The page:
With three more cases for BBC1's Sherlock to crack, we speak to the series' co-creators Steven Moffat and Mark Gatiss, and stars Benedict Cumberbatch and Martin Freeman.

Follow the link to the article:

My personal selected highlights:

Gatiss: "Everything is canonical."

Sherlock's second series features reworkings of three of Conan Doyle's most recognised tales. "Our motto is, 'To hell with deferred pleasure'," says Moffat.

Benedict Cumberbatch: "Very beautiful, incredibly smart, quick thinking and resourceful," is his description of Adler.

Both Freeman and Cumberbatch feel that Sherlock and John's relationship is progressing nicely. Those scenes of Watson picking his jaw up from the floor after another amazing Sherlockian deduction are less frequent in series two. Similarly, Holmes is far less dismissive towards his assistant. "There's a bit more of a united front," says Cumberbatch. "It's not just him going, 'Oh, Sherlock's amazing', and me [Sherlock] going 'Catch up!'" Holmes even lets Watson play detective in the second episode, The Hounds Of Baskerville, their take on Conan Doyle's most famous tale.

Though Sherlock's second series contains what might be the show's most excruciating moment, Cumberbatch maintains the character is "slowly gaining a humanity … He's on the side of the angels. His methods are definitely devilish, but he's got good at the core." Moffat agrees with this assessment: "On the journey that Holmes is on, he's sort of realising that he's not completely amoral … By meeting Moriarty he realises that he's not [evil]."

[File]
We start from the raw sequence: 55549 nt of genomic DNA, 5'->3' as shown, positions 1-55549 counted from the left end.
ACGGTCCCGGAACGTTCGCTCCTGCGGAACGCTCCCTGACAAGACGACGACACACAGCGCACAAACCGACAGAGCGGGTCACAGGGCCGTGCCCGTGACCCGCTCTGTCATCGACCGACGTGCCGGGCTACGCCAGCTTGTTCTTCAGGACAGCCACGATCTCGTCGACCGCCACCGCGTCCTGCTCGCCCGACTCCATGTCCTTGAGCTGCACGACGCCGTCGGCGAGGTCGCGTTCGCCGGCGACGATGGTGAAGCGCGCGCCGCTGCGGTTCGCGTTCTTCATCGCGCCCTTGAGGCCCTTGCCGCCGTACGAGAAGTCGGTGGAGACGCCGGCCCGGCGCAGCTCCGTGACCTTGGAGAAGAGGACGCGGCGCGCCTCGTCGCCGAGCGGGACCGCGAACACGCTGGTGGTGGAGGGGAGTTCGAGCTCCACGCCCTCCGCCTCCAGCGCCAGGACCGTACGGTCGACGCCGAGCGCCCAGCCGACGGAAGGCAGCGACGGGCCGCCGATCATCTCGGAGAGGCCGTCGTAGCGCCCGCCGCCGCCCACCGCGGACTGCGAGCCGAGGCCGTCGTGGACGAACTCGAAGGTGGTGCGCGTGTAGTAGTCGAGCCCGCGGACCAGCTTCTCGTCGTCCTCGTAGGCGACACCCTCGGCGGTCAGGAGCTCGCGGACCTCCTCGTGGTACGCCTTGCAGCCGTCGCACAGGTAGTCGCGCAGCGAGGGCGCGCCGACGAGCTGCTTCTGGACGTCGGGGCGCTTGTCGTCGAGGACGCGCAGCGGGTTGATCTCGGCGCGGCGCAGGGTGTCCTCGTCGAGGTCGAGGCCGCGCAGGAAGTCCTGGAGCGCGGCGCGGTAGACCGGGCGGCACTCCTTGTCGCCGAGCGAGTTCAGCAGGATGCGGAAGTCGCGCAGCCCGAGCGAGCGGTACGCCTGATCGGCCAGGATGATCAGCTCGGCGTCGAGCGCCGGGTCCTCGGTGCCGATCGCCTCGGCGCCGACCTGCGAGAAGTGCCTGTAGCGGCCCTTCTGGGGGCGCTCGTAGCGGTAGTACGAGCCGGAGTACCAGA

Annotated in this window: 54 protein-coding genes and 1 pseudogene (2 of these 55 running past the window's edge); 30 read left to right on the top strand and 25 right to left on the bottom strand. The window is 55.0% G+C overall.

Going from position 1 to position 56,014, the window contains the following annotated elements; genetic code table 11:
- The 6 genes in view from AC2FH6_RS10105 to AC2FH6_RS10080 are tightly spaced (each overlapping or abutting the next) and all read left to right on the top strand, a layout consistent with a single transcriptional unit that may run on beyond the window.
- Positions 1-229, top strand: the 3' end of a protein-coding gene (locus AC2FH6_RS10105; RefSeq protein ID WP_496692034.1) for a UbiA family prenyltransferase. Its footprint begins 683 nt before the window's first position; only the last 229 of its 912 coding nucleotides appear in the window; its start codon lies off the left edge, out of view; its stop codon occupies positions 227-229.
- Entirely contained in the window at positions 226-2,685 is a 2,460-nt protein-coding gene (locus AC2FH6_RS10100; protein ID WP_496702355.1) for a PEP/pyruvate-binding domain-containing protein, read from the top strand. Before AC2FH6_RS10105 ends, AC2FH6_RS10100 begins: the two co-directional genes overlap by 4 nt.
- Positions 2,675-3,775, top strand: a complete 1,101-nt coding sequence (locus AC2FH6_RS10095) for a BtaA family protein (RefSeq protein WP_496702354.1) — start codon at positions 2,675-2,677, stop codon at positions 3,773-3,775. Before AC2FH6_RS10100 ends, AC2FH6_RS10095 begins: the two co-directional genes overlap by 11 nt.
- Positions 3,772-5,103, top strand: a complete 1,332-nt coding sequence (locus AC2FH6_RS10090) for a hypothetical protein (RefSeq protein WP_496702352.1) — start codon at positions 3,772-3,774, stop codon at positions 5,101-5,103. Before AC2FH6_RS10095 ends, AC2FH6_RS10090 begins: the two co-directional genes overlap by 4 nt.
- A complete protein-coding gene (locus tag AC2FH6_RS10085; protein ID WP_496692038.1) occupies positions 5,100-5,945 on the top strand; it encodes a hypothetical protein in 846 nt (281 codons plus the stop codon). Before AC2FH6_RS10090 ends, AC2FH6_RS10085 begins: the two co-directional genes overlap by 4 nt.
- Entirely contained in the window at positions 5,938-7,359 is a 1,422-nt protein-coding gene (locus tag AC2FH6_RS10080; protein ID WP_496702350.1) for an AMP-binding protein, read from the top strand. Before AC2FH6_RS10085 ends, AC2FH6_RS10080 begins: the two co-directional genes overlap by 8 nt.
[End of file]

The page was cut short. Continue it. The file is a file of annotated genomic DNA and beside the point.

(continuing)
Andrew Scott as Jim Moriarty
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Ah, Moriarty. Should Holmes successfully negotiate "the Woman" and "the Hound", another face-off against his arch nemesis awaits. Andrew Scott has been handed an expanded role as Moriarty after an electrifying cameo at the close of the first series. Ten minutes were all that Scott required to make an impression, though the viewer response wasn't universally positive. Some thought Scott's frenzied, camp Moriarty a betrayal of Conan Doyle's original – "They were imagining a twirling moustache guy," is Scott's assessment of the reaction – while others grumbled about Moriarty's Irish brogue. Moffat is unrepentant. "I asked him to do an Irish accent because Moriarty's an Irish name and there's never been an Irish Moriarty," he says, describing Scott's portrayal as "terrifying … He has this amazing ability to conjure up this sort of blank-eyed desolation of a man too clever, too clever to exist almost." Scott, meanwhile, seems keen for the mixed reaction to Moriarty to continue. "I hope you do get that sense in series two he continues to be somebody that makes the audience think, 'Oh god, I don't really know what to make of him,'" he says.

Sherlock: A Scandal In Belgravia, New Year's Day, 8.10pm, BBC1